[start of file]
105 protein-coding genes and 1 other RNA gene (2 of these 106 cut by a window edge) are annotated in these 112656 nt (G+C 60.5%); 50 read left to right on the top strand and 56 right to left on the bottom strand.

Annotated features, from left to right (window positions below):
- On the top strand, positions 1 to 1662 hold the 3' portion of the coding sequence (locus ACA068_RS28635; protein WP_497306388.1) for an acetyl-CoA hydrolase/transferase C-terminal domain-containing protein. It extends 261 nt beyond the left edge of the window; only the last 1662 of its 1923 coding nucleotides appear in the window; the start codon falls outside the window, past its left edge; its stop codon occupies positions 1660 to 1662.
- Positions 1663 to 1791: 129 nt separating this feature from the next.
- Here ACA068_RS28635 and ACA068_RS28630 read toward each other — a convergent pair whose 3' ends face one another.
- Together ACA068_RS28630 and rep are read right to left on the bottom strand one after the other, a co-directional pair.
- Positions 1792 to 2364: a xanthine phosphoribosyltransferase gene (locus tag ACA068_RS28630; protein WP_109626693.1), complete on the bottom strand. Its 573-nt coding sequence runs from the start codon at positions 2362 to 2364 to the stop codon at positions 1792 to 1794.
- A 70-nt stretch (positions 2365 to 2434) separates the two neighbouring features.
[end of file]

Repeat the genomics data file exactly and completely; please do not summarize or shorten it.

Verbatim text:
105 protein-coding genes and 1 other RNA gene (2 of these 106 cut by a window edge) are annotated in these 112656 nt (G+C 60.5%); 50 read left to right on the top strand and 56 right to left on the bottom strand.

Annotated features, from left to right (window positions below):
- On the top strand, positions 1 to 1662 hold the 3' portion of the coding sequence (locus ACA068_RS28635; protein WP_497306388.1) for an acetyl-CoA hydrolase/transferase C-terminal domain-containing protein. It extends 261 nt beyond the left edge of the window; only the last 1662 of its 1923 coding nucleotides appear in the window; the start codon falls outside the window, past its left edge; its stop codon occupies positions 1660 to 1662.
- Positions 1663 to 1791: 129 nt separating this feature from the next.
- Here ACA068_RS28635 and ACA068_RS28630 read toward each other — a convergent pair whose 3' ends face one another.
- Together ACA068_RS28630 and rep are read right to left on the bottom strand one after the other, a co-directional pair.
- Positions 1792 to 2364: a xanthine phosphoribosyltransferase gene (locus tag ACA068_RS28630; protein WP_109626693.1), complete on the bottom strand. Its 573-nt coding sequence runs from the start codon at positions 2362 to 2364 to the stop codon at positions 1792 to 1794.
- A 70-nt stretch (positions 2365 to 2434) separates the two neighbouring features.